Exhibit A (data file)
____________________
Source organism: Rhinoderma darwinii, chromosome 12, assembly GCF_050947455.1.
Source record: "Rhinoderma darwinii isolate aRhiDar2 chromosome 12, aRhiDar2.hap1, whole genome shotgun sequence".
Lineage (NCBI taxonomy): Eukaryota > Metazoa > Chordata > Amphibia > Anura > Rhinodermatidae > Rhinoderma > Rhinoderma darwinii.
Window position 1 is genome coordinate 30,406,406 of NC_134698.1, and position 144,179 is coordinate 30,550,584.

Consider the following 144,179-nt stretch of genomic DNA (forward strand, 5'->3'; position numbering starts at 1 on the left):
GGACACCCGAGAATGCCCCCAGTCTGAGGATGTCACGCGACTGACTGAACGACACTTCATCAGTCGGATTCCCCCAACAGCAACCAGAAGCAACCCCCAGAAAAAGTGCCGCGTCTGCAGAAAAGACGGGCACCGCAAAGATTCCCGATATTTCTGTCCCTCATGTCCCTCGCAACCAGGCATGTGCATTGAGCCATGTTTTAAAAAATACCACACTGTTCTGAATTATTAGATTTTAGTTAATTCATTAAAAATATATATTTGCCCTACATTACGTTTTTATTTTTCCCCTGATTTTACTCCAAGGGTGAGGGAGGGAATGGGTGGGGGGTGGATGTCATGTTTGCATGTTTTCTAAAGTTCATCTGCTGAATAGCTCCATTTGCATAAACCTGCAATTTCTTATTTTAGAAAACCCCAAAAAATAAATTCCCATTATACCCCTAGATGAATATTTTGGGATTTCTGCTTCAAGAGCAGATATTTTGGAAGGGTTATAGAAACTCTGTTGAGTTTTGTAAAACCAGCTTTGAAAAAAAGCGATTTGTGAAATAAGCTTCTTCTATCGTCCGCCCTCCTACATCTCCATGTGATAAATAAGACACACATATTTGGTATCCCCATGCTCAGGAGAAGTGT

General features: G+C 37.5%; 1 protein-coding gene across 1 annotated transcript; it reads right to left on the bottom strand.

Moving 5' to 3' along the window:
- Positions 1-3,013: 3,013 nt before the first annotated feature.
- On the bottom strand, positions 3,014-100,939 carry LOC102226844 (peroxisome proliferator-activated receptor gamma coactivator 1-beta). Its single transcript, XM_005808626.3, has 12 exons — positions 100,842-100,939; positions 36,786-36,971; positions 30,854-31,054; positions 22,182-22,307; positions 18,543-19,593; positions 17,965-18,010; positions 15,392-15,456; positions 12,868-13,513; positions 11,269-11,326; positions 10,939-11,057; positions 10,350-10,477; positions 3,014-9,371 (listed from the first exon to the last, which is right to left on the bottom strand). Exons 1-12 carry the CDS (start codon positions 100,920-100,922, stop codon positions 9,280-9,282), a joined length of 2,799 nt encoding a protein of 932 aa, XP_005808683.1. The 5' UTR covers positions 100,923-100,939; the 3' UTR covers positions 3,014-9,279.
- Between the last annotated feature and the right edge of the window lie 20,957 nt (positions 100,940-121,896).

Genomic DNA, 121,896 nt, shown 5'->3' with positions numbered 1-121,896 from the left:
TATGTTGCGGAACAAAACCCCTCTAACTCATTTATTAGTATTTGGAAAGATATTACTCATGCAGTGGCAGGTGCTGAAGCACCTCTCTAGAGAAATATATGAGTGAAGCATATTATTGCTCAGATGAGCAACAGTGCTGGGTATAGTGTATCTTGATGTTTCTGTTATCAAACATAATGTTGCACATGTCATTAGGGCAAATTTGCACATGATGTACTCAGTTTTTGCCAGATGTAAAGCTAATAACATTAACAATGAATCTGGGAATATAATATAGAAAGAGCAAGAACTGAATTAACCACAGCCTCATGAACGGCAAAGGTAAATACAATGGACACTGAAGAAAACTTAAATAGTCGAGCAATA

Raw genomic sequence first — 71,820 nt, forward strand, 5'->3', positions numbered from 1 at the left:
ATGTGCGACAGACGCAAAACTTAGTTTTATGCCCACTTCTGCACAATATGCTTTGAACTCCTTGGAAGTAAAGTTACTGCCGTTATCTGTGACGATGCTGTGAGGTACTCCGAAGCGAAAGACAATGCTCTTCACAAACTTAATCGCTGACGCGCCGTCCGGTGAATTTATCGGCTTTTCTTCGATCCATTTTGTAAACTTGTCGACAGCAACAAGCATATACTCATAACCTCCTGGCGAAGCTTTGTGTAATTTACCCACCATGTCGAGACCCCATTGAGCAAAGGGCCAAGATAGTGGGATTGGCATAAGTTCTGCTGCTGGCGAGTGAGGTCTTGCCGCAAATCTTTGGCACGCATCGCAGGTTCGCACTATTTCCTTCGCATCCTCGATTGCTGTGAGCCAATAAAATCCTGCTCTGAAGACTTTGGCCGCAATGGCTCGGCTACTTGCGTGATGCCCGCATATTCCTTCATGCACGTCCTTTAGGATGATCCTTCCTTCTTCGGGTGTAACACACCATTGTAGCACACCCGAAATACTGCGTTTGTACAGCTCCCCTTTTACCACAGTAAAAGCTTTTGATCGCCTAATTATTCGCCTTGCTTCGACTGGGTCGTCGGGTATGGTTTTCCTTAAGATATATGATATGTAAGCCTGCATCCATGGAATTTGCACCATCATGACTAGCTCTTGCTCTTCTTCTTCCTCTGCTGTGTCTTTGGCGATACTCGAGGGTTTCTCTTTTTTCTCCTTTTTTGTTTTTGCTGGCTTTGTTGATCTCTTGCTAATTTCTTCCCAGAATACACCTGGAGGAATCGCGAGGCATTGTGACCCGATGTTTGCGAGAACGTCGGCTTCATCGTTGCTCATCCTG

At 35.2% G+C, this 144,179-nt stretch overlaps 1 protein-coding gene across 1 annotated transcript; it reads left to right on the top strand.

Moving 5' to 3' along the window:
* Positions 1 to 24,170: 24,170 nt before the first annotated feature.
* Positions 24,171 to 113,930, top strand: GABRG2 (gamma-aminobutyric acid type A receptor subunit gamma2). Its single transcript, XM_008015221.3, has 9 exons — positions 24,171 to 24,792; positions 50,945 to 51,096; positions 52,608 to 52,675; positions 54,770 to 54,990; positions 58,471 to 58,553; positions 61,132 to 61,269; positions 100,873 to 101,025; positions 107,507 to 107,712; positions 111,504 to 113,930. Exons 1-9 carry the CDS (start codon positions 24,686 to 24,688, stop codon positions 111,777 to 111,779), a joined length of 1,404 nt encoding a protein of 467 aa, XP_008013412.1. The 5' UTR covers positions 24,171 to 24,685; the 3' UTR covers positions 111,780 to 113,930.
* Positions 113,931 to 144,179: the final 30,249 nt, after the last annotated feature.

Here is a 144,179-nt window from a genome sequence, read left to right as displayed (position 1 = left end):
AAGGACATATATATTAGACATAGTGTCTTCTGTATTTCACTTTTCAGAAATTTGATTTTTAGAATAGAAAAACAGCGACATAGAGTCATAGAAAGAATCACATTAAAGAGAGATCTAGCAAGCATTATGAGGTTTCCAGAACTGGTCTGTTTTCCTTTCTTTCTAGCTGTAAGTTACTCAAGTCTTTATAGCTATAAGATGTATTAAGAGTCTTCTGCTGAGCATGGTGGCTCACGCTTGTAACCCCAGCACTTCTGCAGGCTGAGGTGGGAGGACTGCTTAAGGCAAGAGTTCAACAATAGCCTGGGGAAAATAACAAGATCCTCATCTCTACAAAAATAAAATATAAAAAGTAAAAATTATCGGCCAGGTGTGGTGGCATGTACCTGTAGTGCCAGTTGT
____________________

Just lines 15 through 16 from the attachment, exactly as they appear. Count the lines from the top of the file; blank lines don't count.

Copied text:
ATGTGCGACAGACGCAAAACTTAGTTTTATGCCCACTTCTGCACAATATGCTTTGAACTCCTTGGAAGTAAAGTTACTGCCGTTATCTGTGACGATGCTGTGAGGTACTCCGAAGCGAAAGACAATGCTCTTCACAAACTTAATCGCTGACGCGCCGTCCGGTGAATTTATCGGCTTTTCTTCGATCCATTTTGTAAACTTGTCGACAGCAACAAGCATATACTCATAACCTCCTGGCGAAGCTTTGTGTAATTTACCCACCATGTCGAGACCCCATTGAGCAAAGGGCCAAGATAGTGGGATTGGCATAAGTTCTGCTGCTGGCGAGTGAGGTCTTGCCGCAAATCTTTGGCACGCATCGCAGGTTCGCACTATTTCCTTCGCATCCTCGATTGCTGTGAGCCAATAAAATCCTGCTCTGAAGACTTTGGCCGCAATGGCTCGGCTACTTGCGTGATGCCCGCATATTCCTTCATGCACGTCCTTTAGGATGATCCTTCCTTCTTCGGGTGTAACACACCATTGTAGCACACCCGAAATACTGCGTTTGTACAGCTCCCCTTTTACCACAGTAAAAGCTTTTGATCGCCTAATTATTCGCCTTGCTTCGACTGGGTCGTCGGGTATGGTTTTCCTTAAGATATATGATATGTAAGCCTGCATCCATGGAATTTGCACCATCATGACTAGCTCTTGCTCTTCTTCTTCCTCTGCTGTGTCTTTGGCGATACTCGAGGGTTTCTCTTTTTTCTCCTTTTTTGTTTTTGCTGGCTTTGTTGATCTCTTGCTAATTTCTTCCCAGAATACACCTGGAGGAATCGCGAGGCATTGTGACCCGATGTTTGCGAGAACGTCGGCTTCATCGTTGCTCATCCTG

At 35.2% G+C, this 144,179-nt stretch overlaps 1 protein-coding gene across 1 annotated transcript; it reads left to right on the top strand.